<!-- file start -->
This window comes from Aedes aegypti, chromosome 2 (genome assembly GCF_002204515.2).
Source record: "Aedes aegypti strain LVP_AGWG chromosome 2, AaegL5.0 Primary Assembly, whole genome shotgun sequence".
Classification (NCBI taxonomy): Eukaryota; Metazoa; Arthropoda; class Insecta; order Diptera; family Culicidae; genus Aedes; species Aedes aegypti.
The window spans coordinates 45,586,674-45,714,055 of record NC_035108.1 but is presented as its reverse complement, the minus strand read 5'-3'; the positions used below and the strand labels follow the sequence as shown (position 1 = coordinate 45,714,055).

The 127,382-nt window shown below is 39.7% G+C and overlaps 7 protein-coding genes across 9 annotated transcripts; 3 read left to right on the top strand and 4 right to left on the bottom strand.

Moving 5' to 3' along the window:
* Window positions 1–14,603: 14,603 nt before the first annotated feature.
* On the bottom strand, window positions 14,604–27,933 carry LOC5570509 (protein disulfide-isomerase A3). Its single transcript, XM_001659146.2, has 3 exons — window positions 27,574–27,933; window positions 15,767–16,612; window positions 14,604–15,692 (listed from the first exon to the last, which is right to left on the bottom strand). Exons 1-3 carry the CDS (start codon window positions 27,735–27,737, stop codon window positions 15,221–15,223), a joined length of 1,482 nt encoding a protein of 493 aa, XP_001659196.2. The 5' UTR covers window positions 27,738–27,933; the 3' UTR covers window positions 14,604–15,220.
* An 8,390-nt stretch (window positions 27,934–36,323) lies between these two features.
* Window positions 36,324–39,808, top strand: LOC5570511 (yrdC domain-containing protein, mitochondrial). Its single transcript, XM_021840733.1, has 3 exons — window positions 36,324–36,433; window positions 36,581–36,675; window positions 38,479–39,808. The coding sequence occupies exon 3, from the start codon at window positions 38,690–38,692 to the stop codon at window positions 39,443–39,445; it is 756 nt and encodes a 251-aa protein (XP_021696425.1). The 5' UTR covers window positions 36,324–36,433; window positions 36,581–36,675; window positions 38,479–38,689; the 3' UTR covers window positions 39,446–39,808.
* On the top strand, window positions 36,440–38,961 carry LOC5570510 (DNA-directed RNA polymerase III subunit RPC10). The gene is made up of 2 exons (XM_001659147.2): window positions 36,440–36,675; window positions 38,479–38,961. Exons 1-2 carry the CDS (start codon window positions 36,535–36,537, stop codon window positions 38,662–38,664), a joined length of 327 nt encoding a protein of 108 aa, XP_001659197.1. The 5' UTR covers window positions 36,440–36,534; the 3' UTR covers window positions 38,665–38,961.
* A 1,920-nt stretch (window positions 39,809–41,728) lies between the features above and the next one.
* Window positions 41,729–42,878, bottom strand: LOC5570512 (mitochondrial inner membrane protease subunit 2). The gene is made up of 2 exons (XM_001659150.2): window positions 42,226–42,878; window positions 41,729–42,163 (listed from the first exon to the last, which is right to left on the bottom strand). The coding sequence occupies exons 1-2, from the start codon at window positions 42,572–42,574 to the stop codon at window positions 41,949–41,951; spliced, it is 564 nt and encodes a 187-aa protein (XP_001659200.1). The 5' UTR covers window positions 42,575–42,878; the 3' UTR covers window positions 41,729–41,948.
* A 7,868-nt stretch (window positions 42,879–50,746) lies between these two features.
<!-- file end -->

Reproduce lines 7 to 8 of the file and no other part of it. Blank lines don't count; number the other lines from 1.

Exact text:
* Window positions 1–14,603: 14,603 nt before the first annotated feature.
* On the bottom strand, window positions 14,604–27,933 carry LOC5570509 (protein disulfide-isomerase A3). Its single transcript, XM_001659146.2, has 3 exons — window positions 27,574–27,933; window positions 15,767–16,612; window positions 14,604–15,692 (listed from the first exon to the last, which is right to left on the bottom strand). Exons 1-3 carry the CDS (start codon window positions 27,735–27,737, stop codon window positions 15,221–15,223), a joined length of 1,482 nt encoding a protein of 493 aa, XP_001659196.2. The 5' UTR covers window positions 27,738–27,933; the 3' UTR covers window positions 14,604–15,220.